Dr. Polly Ferguson (Rheumatology, Allergy and Immunology) was awarded with the American College of Rheumatology’s (ACR) Distinguished Service Award during the 2019 ACR/ARP Annual Meeting in Atlanta. The award reflects her outstanding contributions to the advancement of rheumatology.
The ACR recognizes leading researchers, clinicians, mentors,
and other professionals exhibiting superior commitment to the advancement of
the field of rheumatology with the Awards of Distinction honors. The
Distinguished Service Award is awarded to an ACR member for outstanding and
sustained service to the ACR.
The ACR Distinguished Service Award is presented to Polly Ferguson, MD, the Marjorie K. Lamb Professor of Pediatrics at the University of Iowa (UIowa).
Dr. Ferguson strongly believes in the ACR’s mission for a
multitude of reasons. She says the organization provides those in academic
medicine with opportunities to advance their career, advocates for patients and
providers on a governmental level to ensure needed care is delivered, and leads
clinicians, researchers, and practitioners in the rheumatology field. That’s
why it was easy, she says, to volunteer for numerous committees over the years.
She has served on at least eight different committees, including the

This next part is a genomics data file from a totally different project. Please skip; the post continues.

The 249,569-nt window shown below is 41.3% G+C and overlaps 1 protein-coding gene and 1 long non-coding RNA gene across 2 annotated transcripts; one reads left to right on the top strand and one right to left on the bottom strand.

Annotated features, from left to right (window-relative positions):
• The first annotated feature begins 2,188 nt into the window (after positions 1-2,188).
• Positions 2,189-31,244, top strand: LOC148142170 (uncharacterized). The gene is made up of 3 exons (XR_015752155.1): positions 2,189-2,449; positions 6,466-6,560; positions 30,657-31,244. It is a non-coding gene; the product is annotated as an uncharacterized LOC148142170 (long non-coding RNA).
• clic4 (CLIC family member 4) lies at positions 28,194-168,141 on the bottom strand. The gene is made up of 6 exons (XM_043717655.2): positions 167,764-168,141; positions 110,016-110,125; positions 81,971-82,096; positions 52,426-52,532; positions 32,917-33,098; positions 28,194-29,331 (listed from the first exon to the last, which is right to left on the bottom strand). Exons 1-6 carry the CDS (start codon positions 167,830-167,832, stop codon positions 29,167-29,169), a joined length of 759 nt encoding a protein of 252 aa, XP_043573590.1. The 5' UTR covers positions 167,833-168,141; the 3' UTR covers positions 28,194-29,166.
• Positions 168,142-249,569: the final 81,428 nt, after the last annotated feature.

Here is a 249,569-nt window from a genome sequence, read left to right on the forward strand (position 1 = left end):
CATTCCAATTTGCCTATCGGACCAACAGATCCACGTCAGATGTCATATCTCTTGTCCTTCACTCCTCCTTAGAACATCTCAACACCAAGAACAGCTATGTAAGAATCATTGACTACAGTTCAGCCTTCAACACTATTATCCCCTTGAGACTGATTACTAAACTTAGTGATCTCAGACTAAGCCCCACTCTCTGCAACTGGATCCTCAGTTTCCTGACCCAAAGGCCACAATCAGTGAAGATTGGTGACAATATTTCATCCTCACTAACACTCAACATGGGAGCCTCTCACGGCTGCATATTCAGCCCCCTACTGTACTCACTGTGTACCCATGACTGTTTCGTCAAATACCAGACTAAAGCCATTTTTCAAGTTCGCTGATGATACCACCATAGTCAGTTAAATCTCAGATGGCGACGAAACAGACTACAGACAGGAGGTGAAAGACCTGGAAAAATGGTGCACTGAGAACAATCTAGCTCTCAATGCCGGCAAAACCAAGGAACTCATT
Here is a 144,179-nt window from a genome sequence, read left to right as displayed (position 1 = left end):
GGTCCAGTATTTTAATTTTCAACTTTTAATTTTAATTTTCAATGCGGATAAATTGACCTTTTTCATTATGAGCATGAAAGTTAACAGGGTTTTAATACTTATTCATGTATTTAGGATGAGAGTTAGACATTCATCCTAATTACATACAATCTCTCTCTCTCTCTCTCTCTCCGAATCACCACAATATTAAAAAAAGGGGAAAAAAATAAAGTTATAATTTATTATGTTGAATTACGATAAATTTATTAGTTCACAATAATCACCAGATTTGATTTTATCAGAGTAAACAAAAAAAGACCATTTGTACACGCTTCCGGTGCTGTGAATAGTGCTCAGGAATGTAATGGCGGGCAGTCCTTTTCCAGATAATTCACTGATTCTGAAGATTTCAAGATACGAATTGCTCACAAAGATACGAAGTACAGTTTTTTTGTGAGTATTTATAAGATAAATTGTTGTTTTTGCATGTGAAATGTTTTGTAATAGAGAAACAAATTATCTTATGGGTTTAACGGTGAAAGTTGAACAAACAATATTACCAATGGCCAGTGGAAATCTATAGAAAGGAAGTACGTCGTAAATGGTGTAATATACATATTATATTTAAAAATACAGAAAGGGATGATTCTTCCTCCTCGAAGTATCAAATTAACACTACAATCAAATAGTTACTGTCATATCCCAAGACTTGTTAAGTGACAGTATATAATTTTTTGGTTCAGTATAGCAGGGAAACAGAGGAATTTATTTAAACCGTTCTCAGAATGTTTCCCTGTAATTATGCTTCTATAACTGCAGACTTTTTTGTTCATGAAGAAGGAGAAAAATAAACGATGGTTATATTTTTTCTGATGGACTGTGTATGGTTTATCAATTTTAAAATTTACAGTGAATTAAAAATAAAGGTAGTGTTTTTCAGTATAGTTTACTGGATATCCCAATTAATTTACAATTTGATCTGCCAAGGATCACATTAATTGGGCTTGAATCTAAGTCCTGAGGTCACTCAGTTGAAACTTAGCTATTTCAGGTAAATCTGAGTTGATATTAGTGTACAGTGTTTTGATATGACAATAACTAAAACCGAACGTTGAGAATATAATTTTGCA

Pediatric Rheumatology Section Executive Committee, the Committee on Research,
the Abstract Review Committee, the Abstract Oversight Committee, a research
sub-committee of the Government Affairs Committee, the Committee on Nominations
and Appointments (ACR), the Committee on Membership and Nominations, the JIA Treatment Guideline Development
Group, and chaired the Pediatric
Rheumatology Special Committee.
Not to mention her current service as a member of the NIH/NIAID Board of
Scientific Counselors, the Arthritis Foundation Medical and Scientific Advisory
Committee, and the American Board of Pediatrics Rheumatology sub-board.
Dr. Ferguson received her medical degree from the Roy J.
and Lucille A. Carver College of Medicine at UIowa in 1990. During the
next decade, she completed her
training at the University of Virginia School of Medicine in Charlottesville,
which included her pediatric residency, pediatric rheumatology and immunology fellowship,
and a postdoctoral research fellowship.
Then in 2000, she served for two
years as an assistant professor of Pediatrics at the University of Alabama at
Birmingham. But in 2002, she returned to UIowa where she now serves as the director
of Pediatric Rheumatology, Allergy and Immunology at the Stead
Family Department of Pediatrics at UIowa.
Her current NIH-funded research focuses on uncovering the genetic and
immunologic basis of autoinflammatory disease, particularly those that affect
the bone, and understanding the role of inflammation in neurologic
disease. She has identified several
genes that cause sterile osteomyelitis and has translated findings into
effective treatment. Her work has been cited in medical journals more than 5,000
Meanwhile, she has mentored many undergraduate, graduate, post-doctoral
fellows and junior faculty from UIowa and other schools. She also serves as the
training director of the school’s Department of Pediatrics K12 Child Health
Research Career Development Award (CHRCDA) Program.
“What means the most to me about
this award is that that my peers thought to nominate me when there are so many
other outstanding volunteers, and that they value what I’ve done,” says Dr.
Ferguson. “It’s a very humbling experience.”